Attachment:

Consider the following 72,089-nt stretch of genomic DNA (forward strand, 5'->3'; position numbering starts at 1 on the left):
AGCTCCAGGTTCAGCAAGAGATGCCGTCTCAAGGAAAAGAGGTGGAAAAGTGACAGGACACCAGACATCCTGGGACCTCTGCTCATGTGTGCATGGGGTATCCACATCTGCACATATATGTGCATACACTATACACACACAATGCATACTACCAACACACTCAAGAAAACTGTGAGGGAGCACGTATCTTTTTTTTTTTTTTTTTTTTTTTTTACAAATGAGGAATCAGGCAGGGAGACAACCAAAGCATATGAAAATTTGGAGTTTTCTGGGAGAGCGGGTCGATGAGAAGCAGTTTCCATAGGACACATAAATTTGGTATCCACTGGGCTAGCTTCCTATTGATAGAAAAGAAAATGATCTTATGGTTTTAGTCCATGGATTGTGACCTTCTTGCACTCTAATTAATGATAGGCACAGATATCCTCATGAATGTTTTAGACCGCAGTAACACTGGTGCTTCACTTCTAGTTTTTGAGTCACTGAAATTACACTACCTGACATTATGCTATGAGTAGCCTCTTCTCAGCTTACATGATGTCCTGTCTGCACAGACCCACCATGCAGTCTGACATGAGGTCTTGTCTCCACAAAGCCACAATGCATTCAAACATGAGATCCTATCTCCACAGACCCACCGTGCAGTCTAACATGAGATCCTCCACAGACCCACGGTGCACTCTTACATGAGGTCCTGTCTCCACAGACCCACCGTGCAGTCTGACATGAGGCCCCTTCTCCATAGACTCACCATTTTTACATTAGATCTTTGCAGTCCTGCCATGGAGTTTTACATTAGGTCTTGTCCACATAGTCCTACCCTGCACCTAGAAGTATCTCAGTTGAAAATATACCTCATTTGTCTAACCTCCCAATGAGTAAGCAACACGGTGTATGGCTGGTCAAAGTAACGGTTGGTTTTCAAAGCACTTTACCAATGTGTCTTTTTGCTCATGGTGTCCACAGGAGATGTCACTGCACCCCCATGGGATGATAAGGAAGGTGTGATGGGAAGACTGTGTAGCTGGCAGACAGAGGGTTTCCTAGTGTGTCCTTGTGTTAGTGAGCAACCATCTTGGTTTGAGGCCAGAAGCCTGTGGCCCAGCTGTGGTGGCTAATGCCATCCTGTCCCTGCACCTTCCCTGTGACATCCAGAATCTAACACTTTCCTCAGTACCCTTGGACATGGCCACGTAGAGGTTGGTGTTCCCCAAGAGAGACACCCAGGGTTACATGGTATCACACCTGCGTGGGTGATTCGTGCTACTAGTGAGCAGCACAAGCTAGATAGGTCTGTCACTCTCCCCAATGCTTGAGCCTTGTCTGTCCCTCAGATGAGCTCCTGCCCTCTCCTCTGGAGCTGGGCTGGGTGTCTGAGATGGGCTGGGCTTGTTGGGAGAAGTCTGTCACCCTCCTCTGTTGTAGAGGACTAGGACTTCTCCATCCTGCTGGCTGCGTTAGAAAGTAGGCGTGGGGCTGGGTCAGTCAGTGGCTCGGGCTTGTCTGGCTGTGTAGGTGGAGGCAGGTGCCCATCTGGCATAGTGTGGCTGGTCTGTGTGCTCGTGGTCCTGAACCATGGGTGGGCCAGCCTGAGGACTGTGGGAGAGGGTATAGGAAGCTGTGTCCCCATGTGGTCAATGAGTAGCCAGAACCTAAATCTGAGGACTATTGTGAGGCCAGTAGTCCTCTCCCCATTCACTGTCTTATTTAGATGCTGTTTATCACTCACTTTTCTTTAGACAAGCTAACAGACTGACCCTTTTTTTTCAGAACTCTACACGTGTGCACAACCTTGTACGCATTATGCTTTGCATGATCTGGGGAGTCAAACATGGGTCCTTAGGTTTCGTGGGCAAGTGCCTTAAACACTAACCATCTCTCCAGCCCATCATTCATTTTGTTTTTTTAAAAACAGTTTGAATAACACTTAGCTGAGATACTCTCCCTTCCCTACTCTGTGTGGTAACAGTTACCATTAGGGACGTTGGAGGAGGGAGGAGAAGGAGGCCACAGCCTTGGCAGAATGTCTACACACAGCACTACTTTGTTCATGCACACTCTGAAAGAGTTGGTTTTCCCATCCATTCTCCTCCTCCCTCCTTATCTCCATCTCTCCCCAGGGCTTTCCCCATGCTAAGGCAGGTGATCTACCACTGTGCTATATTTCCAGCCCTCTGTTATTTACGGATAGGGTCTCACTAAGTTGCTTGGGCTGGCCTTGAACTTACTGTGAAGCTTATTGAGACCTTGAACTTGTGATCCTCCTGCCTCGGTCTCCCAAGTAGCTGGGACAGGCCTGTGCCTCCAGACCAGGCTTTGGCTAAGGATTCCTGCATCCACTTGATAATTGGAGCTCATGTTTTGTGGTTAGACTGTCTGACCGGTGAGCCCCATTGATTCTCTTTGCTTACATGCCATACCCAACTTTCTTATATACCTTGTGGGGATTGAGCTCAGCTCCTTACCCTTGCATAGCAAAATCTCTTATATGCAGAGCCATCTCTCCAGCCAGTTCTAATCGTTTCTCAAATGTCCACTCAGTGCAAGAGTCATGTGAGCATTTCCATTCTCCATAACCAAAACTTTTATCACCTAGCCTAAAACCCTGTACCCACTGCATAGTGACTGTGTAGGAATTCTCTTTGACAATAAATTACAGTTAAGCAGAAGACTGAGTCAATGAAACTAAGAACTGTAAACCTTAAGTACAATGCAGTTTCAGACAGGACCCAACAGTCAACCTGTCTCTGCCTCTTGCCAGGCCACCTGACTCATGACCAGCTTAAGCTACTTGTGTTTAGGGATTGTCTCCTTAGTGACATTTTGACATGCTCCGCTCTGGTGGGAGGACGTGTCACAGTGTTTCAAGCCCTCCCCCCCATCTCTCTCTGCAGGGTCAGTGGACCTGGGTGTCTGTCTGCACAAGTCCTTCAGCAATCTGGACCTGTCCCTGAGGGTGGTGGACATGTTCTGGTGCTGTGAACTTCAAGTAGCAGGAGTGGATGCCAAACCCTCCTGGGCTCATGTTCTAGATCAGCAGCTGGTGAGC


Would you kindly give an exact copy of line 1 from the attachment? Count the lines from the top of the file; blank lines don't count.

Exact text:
Consider the following 72,089-nt stretch of genomic DNA (forward strand, 5'->3'; position numbering starts at 1 on the left):